The Panthers were 2-8 this season despite returning nine starters on defense and six on offense from a team that went 6-7 last season and appeared in its first bowl game.
Miles went 9-38 overall at Georgia State.
Saturday’s loss was an example of the troubles that Miles had at Georgia State, particularly in the last two years when he started to gain some traction. The defense played well in the first half until collapsing in the second half. The offense struggled in the first half until exploding in the second half. The special teams were a mess throughout . The announced attendance was 13,106, which doesn’t reflect the actual (typically fewer) number of people at the game.
Miles was never able to get all three units to play consistently well at the same time in his three-plus seasons, other than a four-game winning streak last season.
Miles was hired by previous athletic director Cheryl Levick and replaced the retired Bill Curry in December 2012 and was seen as the man to guide the Panthers from the FCS level to the FBS based upon his track record at rebuilding his alma mater, Indiana State. The Sycamores were arguably the worst Division I program when Miles took over in 2008 before leading them to a winning record in 2010. Two more winning records followed before he joined the Panthers.
Miles did some research into Georgia State but was still surprised by the lack of resources devoted to the program compared to the schools he was recruiting against. The team shared a strength and conditioning center with every other team, a problem that was rectified in September 2015 with the opening of a facility on the grounds of the practice complex at 188 MLK Drive SE. Admission standards into Georgia State are also among the toughest in the Sun Belt, limiting the pool of players Miles could draw from. Those were a few of the problems, many of which have since been rectified.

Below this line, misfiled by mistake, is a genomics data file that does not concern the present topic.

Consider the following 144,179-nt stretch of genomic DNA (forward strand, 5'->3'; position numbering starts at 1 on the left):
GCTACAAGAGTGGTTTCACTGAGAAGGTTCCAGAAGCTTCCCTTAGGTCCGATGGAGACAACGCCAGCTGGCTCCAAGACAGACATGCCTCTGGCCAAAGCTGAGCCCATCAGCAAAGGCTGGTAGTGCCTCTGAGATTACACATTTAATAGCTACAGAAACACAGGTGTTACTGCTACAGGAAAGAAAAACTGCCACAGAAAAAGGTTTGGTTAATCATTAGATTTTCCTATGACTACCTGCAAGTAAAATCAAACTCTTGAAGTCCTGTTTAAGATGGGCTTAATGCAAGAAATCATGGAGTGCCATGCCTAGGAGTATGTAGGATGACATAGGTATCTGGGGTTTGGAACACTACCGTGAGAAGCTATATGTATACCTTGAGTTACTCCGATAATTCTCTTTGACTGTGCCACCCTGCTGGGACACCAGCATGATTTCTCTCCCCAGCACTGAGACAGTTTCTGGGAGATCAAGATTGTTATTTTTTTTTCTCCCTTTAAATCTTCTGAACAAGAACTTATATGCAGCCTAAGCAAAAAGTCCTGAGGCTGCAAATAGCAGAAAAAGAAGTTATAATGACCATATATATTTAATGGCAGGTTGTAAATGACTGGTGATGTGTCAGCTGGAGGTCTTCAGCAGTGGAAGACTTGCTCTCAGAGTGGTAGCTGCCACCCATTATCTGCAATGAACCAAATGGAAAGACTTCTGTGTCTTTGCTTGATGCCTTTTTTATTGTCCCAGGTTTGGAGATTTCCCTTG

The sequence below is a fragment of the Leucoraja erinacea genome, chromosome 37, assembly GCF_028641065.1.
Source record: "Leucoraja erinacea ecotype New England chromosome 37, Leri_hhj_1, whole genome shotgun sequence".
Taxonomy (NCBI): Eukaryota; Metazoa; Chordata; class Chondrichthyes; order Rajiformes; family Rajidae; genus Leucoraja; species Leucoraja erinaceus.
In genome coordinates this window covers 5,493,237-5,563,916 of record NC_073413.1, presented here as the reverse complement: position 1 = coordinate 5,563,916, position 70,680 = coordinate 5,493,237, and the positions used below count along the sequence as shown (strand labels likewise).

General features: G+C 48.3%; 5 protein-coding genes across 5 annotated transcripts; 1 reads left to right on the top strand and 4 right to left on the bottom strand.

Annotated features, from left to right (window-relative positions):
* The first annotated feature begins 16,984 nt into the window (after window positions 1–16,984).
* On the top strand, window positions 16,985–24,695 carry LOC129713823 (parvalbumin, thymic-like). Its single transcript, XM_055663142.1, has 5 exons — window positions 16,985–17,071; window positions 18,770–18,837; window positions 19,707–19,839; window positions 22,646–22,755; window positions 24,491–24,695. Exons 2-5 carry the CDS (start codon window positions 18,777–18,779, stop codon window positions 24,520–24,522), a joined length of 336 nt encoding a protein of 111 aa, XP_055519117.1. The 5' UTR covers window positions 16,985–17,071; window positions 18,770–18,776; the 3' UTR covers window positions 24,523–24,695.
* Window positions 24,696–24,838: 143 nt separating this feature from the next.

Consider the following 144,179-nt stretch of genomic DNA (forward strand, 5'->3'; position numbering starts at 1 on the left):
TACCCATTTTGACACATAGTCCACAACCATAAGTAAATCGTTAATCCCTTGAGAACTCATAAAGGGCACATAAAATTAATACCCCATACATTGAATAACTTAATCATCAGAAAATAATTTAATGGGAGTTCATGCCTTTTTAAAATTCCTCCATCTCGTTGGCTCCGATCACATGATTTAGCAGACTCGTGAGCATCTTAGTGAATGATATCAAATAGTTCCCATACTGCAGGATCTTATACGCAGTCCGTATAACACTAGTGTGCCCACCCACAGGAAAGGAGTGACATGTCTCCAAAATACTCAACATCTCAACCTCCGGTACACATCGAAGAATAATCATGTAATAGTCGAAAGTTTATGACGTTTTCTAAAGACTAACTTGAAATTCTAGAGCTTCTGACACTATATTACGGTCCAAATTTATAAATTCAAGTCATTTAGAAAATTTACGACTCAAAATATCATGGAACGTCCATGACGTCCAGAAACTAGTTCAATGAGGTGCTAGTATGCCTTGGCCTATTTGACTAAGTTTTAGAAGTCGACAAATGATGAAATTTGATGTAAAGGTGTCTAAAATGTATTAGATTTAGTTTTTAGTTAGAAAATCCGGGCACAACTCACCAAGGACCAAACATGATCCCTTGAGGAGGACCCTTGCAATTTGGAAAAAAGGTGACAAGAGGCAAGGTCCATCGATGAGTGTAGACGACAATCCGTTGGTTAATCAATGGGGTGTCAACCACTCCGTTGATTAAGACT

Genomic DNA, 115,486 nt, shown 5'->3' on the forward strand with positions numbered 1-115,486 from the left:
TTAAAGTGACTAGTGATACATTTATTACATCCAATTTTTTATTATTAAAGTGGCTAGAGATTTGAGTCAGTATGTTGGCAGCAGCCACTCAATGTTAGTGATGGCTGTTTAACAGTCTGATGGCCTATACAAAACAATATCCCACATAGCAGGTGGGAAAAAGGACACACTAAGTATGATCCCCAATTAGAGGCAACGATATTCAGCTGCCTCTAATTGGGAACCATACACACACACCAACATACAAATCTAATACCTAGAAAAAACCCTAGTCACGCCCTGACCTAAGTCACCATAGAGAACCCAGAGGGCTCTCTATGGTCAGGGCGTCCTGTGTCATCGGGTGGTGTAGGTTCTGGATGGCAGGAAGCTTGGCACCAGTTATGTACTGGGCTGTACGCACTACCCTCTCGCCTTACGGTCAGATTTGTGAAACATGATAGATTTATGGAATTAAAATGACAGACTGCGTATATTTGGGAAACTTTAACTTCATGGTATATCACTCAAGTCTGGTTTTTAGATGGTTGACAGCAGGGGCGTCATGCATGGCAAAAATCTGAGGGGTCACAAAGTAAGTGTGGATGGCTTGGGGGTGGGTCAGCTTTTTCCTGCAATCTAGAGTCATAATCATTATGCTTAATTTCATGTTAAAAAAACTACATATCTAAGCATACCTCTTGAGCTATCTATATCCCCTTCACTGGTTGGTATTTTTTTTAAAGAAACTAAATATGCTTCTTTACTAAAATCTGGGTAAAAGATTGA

Plus, Miles inherited a roster mess from Curry. The team wasn’t balanced by class or each position, meaning that the rebuilding effort would likely take years so that when a senior graduated, there would be a seasoned player reader to fill in. Miles was able to mostly accomplish that by the third year. However, while the numbers were there the talent didn’t seem to be based upon the team’s record. The coaching staff was able to develop a few high school players into consistent impactful players from its signing day classes.
To season the squad and build the roster balance, the coaching staff recruited and signed numerous junior college players. Quarterback Nick Arbuckle, who holds just about every school passing record, was one of the few who had a consistent impact.
Still, Miles and his staff pushed forward with a blueprint for the types of players he was going to recruit: smart, tough, good character and who loved the game. It became a mantra that he would recite so many times that it started to become rote. The belief helped improve team’s overall grade-point average, one of the few consistent victories Miles could claim.
Per the terms of Miles’ contract, he will be owed approximately $250,000. Cobb said he wanted to rework Miles’ contract after the team clinched an invitation to the Cure Bowl after defeating Georgia Southern in Statesboro. However, the contract wasn’t reworked as of the beginning of the summer workouts. Cobb would typically say it would be done, while Miles would say he wouldn’t know until the agency that represented him told him.
The next coach may be able to take advantage of Turner Field as a recruiting tool. The State Board of Regents recently approved the sale of the Braves’ former home to Georgia State, which plans to turn the baseball stadium into a football stadium for the 2017 season.
It should be a much better atmosphere than the cavernous and mostly empty Georgia Dome that Georgia State has played in since its first season in 2010.